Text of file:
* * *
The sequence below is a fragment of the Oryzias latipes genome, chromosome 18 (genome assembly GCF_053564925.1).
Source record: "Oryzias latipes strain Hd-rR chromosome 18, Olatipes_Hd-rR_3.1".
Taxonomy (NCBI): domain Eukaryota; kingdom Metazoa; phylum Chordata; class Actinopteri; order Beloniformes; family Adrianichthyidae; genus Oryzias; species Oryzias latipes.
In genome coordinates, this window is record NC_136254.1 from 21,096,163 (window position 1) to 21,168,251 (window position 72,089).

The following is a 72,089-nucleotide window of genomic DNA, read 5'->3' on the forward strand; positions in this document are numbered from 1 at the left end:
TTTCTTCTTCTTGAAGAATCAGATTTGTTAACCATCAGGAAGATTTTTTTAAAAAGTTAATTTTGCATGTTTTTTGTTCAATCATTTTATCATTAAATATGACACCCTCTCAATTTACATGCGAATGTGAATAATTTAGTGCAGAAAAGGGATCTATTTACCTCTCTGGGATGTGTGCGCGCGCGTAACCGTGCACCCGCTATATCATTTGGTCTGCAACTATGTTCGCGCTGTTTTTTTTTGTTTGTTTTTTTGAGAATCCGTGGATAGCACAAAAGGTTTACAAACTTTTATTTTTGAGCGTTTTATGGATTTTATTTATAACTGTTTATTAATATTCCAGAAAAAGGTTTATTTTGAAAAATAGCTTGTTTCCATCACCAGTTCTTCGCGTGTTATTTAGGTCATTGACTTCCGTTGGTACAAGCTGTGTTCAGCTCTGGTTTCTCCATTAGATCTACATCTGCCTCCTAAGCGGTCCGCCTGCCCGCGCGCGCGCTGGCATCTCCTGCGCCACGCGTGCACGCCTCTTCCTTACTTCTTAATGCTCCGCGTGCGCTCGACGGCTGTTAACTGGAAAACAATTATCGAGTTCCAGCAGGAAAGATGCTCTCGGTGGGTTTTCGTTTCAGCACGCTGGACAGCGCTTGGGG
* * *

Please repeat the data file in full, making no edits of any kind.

The sequence below is a fragment of the Oryzias latipes genome, chromosome 18 (genome assembly GCF_053564925.1).
Source record: "Oryzias latipes strain Hd-rR chromosome 18, Olatipes_Hd-rR_3.1".
Taxonomy (NCBI): domain Eukaryota; kingdom Metazoa; phylum Chordata; class Actinopteri; order Beloniformes; family Adrianichthyidae; genus Oryzias; species Oryzias latipes.
In genome coordinates, this window is record NC_136254.1 from 21,096,163 (window position 1) to 21,168,251 (window position 72,089).

The following is a 72,089-nucleotide window of genomic DNA, read 5'->3' on the forward strand; positions in this document are numbered from 1 at the left end:
TTTCTTCTTCTTGAAGAATCAGATTTGTTAACCATCAGGAAGATTTTTTTAAAAAGTTAATTTTGCATGTTTTTTGTTCAATCATTTTATCATTAAATATGACACCCTCTCAATTTACATGCGAATGTGAATAATTTAGTGCAGAAAAGGGATCTATTTACCTCTCTGGGATGTGTGCGCGCGCGTAACCGTGCACCCGCTATATCATTTGGTCTGCAACTATGTTCGCGCTGTTTTTTTTTGTTTGTTTTTTTGAGAATCCGTGGATAGCACAAAAGGTTTACAAACTTTTATTTTTGAGCGTTTTATGGATTTTATTTATAACTGTTTATTAATATTCCAGAAAAAGGTTTATTTTGAAAAATAGCTTGTTTCCATCACCAGTTCTTCGCGTGTTATTTAGGTCATTGACTTCCGTTGGTACAAGCTGTGTTCAGCTCTGGTTTCTCCATTAGATCTACATCTGCCTCCTAAGCGGTCCGCCTGCCCGCGCGCGCGCTGGCATCTCCTGCGCCACGCGTGCACGCCTCTTCCTTACTTCTTAATGCTCCGCGTGCGCTCGACGGCTGTTAACTGGAAAACAATTATCGAGTTCCAGCAGGAAAGATGCTCTCGGTGGGTTTTCGTTTCAGCACGCTGGACAGCGCTTGGGG